Tag Archives: Me-Time


The best parenting advice? This week it was “Let Your Kids Be Free.” The weekend cometh; time to  plan Just Be Free Time for you and your kids.

Doug Savage cartoon to illustrate a Parents Are People Too and Emotional Fitness Training blog post

Stay strong

Part of emotional fitness, what others call  Emotional Intelligence and something you want your kids to develop, comes from thinking about what matters.  That starts with time to just be, to play or laugh if that is what you want, but also just to be.  Hopefully, that means watching the stars or sitting quietly in a tree you’ve climbed and letting your thoughts come and go.
Maybe you and your kids don’t live where they can be free in the outside world. But encouraging quiet time alone to be and to think or not to think, enriches and builds emotional strength.
Remember to share and care. Small acts, pushing a like button for example, matter and make a difference in someone’s life.
Thank you for all you do.
PS. A big Thank you to Doug Savage for letting me share his cartoons.  His sharing and caring, the laughs he sends out into the universe make a big difference in many lives.


With some time off for most of us, I wanted to remind you to take me-time, laugh and play time, and alone time for you and for your kids. Ilene Dillon said it best.

Laugh and reblog on www.parents-are-people-too.com

Hi Ho, Hi Ho! It’s Off To Play We Go!

By: Ilene Dillon

Raising my children in the 70′s and early 80′s, it was possible in the area where we lived for them to do play on their own. My daughter rode her pony in the woods (starting at age 10), my son rode his bike (via the back streets, which I taught him how to do) to the next town over to his school when he was in second grade. Much like the experiences I had on my grandparent’s farm when I was growing up, they had the opportunity to meet the world without the watchful or protective eye of an adult on them. This happens more when you are a single parent (which I was), yet I made a point of helping them to have solitary time away from me whenever I could.

Children NEED this type of time in order to connect with their deeper self. To me, it’s a tragedy that most children, today, never have such an opportunity. When kids can spend time alone, they develop the ability, little by little, to care for themselves, develop confidence, make decisions and grow to respect their own decisions. Allowing our children to venture into the neighborhood is not so much about “age” as it is about:

  • what kind of neighborhood we’re in
  • what kind of relationship we have with others in our neighborhood
  • how much decision-making responsibility we have allowed to our child previously
  • whether there are trustworthy older children to watch out for the younger ones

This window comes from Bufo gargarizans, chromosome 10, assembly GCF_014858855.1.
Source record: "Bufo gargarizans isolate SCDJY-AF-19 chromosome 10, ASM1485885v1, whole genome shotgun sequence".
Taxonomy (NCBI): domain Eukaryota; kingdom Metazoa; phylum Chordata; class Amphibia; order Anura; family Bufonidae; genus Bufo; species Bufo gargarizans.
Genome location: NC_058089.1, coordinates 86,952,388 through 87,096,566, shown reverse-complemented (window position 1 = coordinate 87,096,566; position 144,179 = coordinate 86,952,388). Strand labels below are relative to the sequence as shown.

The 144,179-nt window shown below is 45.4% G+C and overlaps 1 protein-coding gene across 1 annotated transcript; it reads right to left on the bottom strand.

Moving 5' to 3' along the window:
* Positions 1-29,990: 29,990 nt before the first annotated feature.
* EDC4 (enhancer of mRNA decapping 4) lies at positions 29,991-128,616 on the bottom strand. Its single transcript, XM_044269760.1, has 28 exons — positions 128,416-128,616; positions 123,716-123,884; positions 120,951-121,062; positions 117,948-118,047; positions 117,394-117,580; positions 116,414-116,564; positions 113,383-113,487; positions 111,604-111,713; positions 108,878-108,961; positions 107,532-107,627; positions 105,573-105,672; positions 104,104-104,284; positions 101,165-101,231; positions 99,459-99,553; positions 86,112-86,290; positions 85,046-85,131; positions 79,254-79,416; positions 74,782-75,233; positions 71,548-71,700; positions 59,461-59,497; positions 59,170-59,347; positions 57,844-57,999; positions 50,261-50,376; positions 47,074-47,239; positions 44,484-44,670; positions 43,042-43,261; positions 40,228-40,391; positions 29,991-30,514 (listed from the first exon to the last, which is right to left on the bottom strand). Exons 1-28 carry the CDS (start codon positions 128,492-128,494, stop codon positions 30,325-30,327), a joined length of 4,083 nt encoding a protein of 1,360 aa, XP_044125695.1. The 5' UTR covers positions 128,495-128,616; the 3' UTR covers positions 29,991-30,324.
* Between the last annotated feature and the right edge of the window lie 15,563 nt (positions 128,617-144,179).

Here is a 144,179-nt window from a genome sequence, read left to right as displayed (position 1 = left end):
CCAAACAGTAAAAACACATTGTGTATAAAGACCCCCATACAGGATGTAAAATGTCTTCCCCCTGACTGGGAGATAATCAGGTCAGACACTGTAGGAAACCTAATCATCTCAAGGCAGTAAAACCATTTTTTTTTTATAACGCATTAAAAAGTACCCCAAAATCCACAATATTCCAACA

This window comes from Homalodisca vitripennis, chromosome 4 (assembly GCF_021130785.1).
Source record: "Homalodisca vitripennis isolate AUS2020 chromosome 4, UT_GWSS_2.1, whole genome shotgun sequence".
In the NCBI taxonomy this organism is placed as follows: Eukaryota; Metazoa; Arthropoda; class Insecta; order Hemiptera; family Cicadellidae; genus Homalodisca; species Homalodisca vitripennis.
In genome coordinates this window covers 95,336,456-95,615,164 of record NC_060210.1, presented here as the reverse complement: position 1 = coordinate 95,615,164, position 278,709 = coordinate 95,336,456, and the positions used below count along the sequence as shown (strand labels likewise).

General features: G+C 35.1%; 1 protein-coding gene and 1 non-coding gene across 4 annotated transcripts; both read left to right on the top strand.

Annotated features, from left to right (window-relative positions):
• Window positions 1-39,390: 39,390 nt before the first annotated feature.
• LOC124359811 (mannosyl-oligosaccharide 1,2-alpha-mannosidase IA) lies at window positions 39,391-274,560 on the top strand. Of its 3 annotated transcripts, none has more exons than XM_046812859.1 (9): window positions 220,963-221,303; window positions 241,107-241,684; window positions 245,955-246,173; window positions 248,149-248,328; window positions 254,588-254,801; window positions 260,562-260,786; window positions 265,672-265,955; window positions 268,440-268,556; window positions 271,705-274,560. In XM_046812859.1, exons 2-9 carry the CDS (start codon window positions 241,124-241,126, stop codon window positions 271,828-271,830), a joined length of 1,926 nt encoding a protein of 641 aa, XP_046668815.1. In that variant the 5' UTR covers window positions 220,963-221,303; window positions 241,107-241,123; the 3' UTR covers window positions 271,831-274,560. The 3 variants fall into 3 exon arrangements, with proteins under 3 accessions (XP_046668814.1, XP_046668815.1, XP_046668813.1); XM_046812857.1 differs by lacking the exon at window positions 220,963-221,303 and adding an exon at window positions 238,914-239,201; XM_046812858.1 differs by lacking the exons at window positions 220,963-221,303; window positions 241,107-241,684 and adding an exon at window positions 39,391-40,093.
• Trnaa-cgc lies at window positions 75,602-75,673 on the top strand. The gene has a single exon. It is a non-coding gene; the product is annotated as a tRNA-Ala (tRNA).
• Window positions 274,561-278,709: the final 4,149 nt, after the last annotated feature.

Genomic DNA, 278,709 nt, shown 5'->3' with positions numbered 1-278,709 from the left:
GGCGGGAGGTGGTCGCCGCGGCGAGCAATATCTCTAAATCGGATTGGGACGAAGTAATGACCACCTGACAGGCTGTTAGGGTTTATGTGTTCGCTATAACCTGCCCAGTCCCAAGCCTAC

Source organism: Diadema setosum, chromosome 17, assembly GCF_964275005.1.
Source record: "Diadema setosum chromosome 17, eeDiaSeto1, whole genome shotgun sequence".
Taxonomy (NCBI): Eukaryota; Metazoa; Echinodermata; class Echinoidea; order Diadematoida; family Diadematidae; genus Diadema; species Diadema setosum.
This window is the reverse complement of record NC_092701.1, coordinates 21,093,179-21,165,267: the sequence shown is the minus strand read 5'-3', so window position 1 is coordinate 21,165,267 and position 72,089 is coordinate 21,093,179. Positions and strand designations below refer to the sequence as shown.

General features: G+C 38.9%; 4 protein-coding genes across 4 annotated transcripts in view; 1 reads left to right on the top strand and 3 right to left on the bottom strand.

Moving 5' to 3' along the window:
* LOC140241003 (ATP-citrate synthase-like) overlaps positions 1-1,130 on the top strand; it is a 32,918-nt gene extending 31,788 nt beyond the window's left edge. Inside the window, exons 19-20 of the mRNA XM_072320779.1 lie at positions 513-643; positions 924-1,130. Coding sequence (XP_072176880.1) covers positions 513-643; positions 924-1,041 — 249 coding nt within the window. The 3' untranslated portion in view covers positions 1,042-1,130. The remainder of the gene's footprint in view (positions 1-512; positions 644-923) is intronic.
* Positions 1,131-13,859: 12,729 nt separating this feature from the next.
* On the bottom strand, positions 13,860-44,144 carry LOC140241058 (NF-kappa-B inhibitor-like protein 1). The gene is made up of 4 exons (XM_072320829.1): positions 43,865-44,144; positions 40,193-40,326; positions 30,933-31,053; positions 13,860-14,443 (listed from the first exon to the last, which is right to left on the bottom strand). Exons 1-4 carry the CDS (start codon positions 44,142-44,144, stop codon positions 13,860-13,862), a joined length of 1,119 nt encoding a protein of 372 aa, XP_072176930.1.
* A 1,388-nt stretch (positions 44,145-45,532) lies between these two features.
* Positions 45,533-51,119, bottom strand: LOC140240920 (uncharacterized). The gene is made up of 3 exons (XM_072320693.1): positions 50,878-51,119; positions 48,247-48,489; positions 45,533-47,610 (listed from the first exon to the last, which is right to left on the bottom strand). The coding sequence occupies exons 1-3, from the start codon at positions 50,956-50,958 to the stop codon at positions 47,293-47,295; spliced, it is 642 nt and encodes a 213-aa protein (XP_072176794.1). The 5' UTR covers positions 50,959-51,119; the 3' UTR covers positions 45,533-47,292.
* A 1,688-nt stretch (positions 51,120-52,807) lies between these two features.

• if our child wants to venture out alone.

This will be different ages for different children. Parents are best to assess these different factors, and then check in with their own gut. My children, at the age of 13, had grown to the point that they did some international travel on their own. My daughter spent a week in London, England, doing a homestay with a family with children her age. My son traveled for a weekend to Kangaroo Island (from Adelaide) Australia on an organized trip, while I taught a workshop in Adelaide. They both did beautifully. They came back to me feeling strong and empowered.

Thirteen is one of the two ages (4 and 13) during which children explore “power.” It was perfect for them. Start small, allow bigger as your trust–and theirs–develops. I always told my children I would trust them to the point they demonstrated to me they could not handle it. Then, we would go back to an earlier level of freedom, and they could work their way up once again!

Yesterday, my son sent me a video of my granddaughters, ages 7 and 5, touring me through their new Forest Service cabin in the Sierra mountains. “Grammy,” said the older girl, “the best thing about this place is that we can go out into the trees and be alone!” Her father commented that it was a great thing not to have a parent around every single second. She was grinning at the thought.

About The Author

Ilene L. Dillon, M.S.W., M.F.T., and L.C.S.W. If raising a child “takes a village,” how many light workers does it take to create global human transformation? Ilene Dillon, M.S.W., is such a worker, dedicating herself for over 40 years as a Transpersonal Psychotherapist and Coach, intent on helping people–and our world–to achieve transformation.

Parents Are People Too Thoughts

I was lucky enough to grow up in a small town were I was free to roam.  My kids were also raised in a similar town.  So agree with Ilene that children of today have lost something.